Commencement Speakers at Multiple Colleges Trash Trump, Miss Point
You won't find a full-throated defense of Donald Trump here. Not even a whisper.
This Republican can do without the lies, the misdirection, the word-salad arguments and the black hole in his platform where conservative values should be.
It's still inappropriate to trash Trump in certain places. And a collegiate commencement speech certainly qualifies.
That's not stopping some rather big names from doing just that. They're turning a magical moment in the lives of college students into their personal, petty platform.
First up is Ken Burns, the name synonymous with world-class documentaries. His liberal politics are well known, but his projects typically eschew overt talking points in favor of history. Simply put, he's among the very best at what he does.
So it was disheartening to hear him turn his comments before students at Stanford University June 12 into a protracted stump speech.
For 216 years, our elections, though bitterly contested, have featured the philosophies and character of candidates who were clearly qualified ... That is not the case this year. One is glaringly not qualified.
And so it went for seven straight minutes.
Burns didn't name Trump directly, but everyone understood the target of his attacks. This wasn't "Real Time with Bill Maher," mind you, a forum where such views are accepted and encouraged.
Next page: Find out who else trashed Trump in their commencement addresses.
Burns wasn't alone.
Oscar winner Matt Damon also slammed Trump while addressing students at the Massachusetts Institute of Technology June 3.
The star of "The Martian" took a tech-friendly approach to the speech, exploring the notion that our world is merely a computer simulation conjured up by an alien species.
"If there are multiple simulations, how come we have to be in the one where Donald Trump becomes the Republican nominee for president? Can we transfer to a different one?" he asked.
Even the first lady got into the act. Michelle Obama should know better than to inject partisan politics into a graduation speech. First ladies typically sound a more healing, less divisive note in their public addresses.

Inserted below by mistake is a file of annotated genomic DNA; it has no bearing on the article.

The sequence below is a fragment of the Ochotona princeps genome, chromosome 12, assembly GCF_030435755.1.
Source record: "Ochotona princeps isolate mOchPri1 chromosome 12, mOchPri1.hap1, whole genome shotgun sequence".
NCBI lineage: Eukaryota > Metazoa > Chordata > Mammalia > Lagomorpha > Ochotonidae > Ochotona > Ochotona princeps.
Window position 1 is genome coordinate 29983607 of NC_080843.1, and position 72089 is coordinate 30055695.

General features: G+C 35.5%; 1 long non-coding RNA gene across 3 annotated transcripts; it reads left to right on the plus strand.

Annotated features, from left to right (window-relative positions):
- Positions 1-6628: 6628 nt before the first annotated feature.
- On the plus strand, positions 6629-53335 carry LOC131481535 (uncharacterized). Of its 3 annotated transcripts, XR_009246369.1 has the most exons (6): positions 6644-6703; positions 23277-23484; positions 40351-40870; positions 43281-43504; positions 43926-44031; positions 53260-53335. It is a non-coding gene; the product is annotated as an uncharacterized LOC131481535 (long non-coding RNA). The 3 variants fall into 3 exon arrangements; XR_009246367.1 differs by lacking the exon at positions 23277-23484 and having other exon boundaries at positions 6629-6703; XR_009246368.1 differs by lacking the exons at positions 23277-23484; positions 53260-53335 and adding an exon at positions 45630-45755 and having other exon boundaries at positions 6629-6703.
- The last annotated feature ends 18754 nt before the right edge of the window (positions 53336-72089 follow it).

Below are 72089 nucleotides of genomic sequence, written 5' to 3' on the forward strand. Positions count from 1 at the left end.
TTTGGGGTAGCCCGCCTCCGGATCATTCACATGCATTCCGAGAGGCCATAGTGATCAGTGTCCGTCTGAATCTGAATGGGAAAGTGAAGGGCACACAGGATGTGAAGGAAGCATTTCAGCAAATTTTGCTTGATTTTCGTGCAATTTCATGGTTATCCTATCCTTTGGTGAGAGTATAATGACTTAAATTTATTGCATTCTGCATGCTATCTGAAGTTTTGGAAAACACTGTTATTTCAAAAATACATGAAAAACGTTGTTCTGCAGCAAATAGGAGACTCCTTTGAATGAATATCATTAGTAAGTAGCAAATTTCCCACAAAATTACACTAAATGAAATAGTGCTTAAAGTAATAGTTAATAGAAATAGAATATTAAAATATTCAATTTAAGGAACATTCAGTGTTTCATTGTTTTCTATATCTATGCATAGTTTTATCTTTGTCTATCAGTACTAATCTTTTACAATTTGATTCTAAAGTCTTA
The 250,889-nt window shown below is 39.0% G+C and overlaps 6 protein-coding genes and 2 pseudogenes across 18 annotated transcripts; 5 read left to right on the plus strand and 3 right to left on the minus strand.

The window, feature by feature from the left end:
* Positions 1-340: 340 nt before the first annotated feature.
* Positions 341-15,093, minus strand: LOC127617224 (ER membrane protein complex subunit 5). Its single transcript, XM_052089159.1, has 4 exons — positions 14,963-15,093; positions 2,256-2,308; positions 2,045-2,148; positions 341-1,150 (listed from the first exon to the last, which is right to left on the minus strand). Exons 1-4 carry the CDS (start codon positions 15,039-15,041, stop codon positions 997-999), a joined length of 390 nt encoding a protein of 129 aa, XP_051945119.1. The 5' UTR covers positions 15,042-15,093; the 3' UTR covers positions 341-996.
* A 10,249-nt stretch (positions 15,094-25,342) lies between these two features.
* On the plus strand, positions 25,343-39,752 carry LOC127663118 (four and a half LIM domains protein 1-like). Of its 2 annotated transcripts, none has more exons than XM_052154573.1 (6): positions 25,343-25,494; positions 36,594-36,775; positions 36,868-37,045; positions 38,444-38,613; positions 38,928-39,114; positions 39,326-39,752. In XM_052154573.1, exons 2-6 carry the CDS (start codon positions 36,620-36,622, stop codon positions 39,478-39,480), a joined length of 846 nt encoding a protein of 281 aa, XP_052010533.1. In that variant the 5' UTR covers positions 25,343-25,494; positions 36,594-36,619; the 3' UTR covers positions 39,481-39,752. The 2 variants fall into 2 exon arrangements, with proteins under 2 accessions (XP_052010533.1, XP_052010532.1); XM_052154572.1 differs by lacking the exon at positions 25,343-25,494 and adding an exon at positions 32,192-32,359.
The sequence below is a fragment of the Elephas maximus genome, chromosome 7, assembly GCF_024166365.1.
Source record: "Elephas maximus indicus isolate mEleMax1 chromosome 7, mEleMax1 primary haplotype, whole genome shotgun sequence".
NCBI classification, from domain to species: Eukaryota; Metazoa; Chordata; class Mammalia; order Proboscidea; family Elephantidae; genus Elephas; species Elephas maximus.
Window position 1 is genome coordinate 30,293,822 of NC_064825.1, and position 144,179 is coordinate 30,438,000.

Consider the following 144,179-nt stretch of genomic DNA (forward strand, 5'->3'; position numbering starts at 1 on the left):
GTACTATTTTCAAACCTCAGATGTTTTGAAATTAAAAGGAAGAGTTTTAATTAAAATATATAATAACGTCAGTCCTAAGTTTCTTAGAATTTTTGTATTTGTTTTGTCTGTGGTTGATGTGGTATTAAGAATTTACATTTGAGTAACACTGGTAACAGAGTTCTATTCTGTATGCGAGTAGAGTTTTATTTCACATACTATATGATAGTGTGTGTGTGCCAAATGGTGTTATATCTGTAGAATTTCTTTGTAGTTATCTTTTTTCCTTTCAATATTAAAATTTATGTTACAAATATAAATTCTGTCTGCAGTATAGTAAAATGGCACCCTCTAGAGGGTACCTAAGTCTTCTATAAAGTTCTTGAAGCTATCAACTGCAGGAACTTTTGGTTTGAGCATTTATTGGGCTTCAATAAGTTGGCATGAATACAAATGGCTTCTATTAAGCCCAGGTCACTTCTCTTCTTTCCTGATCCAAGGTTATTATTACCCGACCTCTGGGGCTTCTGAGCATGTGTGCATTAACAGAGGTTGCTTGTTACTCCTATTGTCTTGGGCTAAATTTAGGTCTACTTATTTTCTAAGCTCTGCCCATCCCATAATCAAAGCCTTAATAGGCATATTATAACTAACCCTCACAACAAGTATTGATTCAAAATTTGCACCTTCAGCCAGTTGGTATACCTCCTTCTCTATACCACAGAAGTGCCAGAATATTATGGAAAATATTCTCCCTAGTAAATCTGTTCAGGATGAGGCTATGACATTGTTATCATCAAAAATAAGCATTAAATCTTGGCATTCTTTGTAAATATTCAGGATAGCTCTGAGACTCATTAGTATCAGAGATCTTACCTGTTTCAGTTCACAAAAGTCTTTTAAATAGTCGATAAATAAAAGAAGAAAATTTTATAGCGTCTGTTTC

Here in America, we don’t give in to our fears, we don’t build up walls to keep people out, because we know that our greatness has always depending on contributions from people who were born elsewhere but sought out this country and made it their home.
It was just one part of her multi-pronged attack on the GOP presidential hopeful.
Broadway star Lin-Manuel Miranda of "Hamilton" fame also torched Trump while giving the commencement speech at the University of Pennsylvania.
"In a year where politicians traffic in anti-immigrant rhetoric,” Miranda said, “there is also a Broadway musical reminding us that a broke, orphan immigrant from the West Indies built our financial system, a story that reminds us that since the beginning of the great unfinished symphony that is our American experiment, time and time again, immigrants get the job done."
Liberals too often look past decorum when it comes to spreading their views. They take charge of any podium available to attack their opponents.
Open debate is fine. Criticism of Trump is more than appropriate. Using a college commencement address to slap Trump isn't just in poor taste. It's unfair to the students hoping for the speech to launch their professional careers.